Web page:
Monday, 18 April 2011

Beyond Chocolate ‘mistakes’ number 3 – Picking the Most Challenging Bit to do First

Gretel Hallet, is a trained Chocolate Fairy and is running the Getting Started half day workshop in Norwich. If you live in East Anglia and want to know more about Beyond Chocolate, get in touch with Gretel. 

In Beyond Chocolate terms this can mean going straight for the ‘Stocking Up’ part of ‘Eat Whatever You Want’ and then bingeing on chocolate/cake/crisps (delete as applicable), throwing up your hands in despair because ‘it doesn’t work’ and going back to the diet club.

It’s not possible to hear everything all at once, so often, in our experience, women who attend Beyond Chocolate Workshops remember the bits that appeal to them most. And what often appeals most is ‘stocking up’.

I can quite understand why stocking up is so attractive. After years of dieting and being told what to eat and when and how much, an apparent ‘free for all’ is very appealing. The newly liberated ex-dieter rushes out to the supermarket and fills her trolley with formerly ‘forbidden foods’. Then she finds over the next few weeks that the presence of those foods in her house turns her into a Munch Monster. She just can’t stop eating those foods and so she decides it doesn’t work and stops buying them.

However, the bit she probably didn’t quite remember from the workshop was the bit that said, (like ‘Eat Whatever You Want’), stocking up isn’t a licence to binge – it’s about working on transforming our feelings about formerly ‘forbidden’ foods and starting to view them as ‘normal’ foods. And it takes nerves of steel and utter determination to see it through. For me it has meant giant bars of Cadbury’s Milk Chocolate broken into pieces and put in a glass jar on my desk at work. It’s meant another glass jar of Cadbury’s mini eggs on my desk at home. And every time I eat some of the chocolate – I fill the jar up again. 

To the top.

Every time.

For some of us it’s also about ensuring we have more than we can possibly eat in one go all the time, providing a reassuring ‘plenty’ to avoid the feeling of possible famine (or ‘running out’ or feeling we ‘just have to finish up that last little bit’).

And so it’s possible that this actually isn’t the best place to start for new Beyond Chocolaters – it’s certainly not the easiest place to start and it’s so far from our previous experiences as dieters, that it’s more likely to make us feel that we’ve ‘failed’.

If you reach this point, I suggest looking back at the other 9 principles on offer and choosing one of them instead to work with. Why not ensure yourself some success at the outset?

The 10 principles are intended to be used in conjunction with each other, in balance. So taking one out to over-focus on may well be counterproductive, particularly when you are just starting out. Be kind to yourself first and foremost.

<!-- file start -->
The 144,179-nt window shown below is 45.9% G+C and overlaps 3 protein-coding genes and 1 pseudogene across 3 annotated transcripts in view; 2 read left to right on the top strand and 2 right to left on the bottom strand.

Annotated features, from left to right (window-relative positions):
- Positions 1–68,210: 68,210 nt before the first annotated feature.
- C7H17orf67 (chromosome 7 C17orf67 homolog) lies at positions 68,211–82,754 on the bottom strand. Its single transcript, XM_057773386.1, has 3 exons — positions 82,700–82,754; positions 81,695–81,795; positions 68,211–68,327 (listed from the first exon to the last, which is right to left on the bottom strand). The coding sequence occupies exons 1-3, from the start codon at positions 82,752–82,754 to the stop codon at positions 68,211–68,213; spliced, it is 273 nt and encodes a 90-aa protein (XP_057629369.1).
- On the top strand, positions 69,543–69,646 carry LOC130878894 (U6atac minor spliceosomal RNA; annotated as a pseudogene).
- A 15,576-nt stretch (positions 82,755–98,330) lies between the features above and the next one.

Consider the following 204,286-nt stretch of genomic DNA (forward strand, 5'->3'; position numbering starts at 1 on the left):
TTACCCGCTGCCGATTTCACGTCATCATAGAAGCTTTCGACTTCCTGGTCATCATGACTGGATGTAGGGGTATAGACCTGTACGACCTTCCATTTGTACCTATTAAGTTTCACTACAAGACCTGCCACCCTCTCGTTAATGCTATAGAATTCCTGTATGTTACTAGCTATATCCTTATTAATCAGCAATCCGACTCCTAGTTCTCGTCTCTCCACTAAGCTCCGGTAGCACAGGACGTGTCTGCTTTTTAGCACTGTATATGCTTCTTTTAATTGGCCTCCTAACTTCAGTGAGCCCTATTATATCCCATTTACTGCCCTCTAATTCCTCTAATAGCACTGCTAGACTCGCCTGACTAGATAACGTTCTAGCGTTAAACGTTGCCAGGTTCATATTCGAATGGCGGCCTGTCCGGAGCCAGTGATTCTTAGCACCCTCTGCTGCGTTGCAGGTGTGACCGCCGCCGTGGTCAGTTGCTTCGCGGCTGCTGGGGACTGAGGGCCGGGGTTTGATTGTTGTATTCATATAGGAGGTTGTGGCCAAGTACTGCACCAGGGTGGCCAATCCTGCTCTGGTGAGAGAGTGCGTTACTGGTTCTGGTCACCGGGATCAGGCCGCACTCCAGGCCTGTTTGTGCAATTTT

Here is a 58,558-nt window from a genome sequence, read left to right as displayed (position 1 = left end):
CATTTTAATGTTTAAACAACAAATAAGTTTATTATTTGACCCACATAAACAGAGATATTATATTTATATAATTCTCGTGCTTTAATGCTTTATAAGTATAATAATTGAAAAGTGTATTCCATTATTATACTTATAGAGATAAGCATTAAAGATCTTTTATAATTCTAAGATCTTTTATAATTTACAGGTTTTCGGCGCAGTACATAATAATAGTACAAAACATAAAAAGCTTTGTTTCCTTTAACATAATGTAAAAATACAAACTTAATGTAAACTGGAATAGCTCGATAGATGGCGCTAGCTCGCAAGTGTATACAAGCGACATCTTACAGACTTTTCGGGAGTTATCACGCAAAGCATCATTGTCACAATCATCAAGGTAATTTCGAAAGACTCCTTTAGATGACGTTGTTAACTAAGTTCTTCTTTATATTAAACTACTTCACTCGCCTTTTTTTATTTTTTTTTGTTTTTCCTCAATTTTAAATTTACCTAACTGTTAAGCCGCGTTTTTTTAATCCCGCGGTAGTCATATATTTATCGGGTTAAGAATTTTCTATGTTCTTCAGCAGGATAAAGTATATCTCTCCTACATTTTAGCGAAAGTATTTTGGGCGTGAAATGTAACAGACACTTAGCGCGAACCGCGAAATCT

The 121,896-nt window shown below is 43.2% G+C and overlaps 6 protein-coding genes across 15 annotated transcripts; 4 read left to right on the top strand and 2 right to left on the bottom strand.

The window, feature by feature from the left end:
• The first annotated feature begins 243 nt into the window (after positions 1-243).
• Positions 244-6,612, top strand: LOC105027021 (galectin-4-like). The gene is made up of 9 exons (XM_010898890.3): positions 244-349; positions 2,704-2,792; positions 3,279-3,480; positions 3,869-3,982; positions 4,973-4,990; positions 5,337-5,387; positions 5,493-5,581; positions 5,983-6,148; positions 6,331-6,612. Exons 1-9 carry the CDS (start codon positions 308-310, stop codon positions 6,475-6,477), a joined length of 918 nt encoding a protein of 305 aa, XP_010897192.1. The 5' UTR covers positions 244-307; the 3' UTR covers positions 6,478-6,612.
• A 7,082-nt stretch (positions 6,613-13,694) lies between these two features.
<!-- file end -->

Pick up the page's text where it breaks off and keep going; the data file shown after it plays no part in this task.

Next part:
1. This really is fascinating - it has got me really thinking about what happens if you focus on just one principle.
    I think the first principle I focussed on was (as it probably is for many) Eat whatever you want. However I still managed to 'fall off the wagon' (see your previous blog!) as it isn't always possible to eat what you want. I really struggled with this - how can I follow this principle unless I live in a supermarket with a chef??!
    Over time I have come to realise that NONE of the principles will work completely independently, and NONE are possible to follow all the time... And I am now much happier and confident about my path.

    Thank you Gretel and please keep writing!

  2. Thank you, Violasophie! I'm glad that the blogs are helping you to work though the principles for yourself. Eat whatever you want is a very seductive principle for ex-dieters, but it is one to be approached with caution in isolation from the others. All 10 in balance is the ultimate aim, but working with one at a time can be beneficial and feel less swamping at first.

  3. It has taken me almost a year to get used to the "Eat whatever you want" principle.But now I have jars of chocolate in my kitchen hardly touched. That would never have happened before BC. I'm now working on the "Eat when you are hungry" principle. I'm really enjoying this one!! I'm enjoying my food so much more. I think my weight is starting to go down slightly but at the moment working through the principles & improving my relationship with food is more important. I'm loving the BC journey :-)

  4. Excellent work, Tracy and thanks for sharing this with us. I think it can take time for us to work through these principles and sometimes we can be impatient and give up too soon. Diets often promise results in a seemingly impossible short amount of time and we expect Beyond Chocolate to have similar time frames, but for something to work properly, it's worth taking the time over, as you are discovering.


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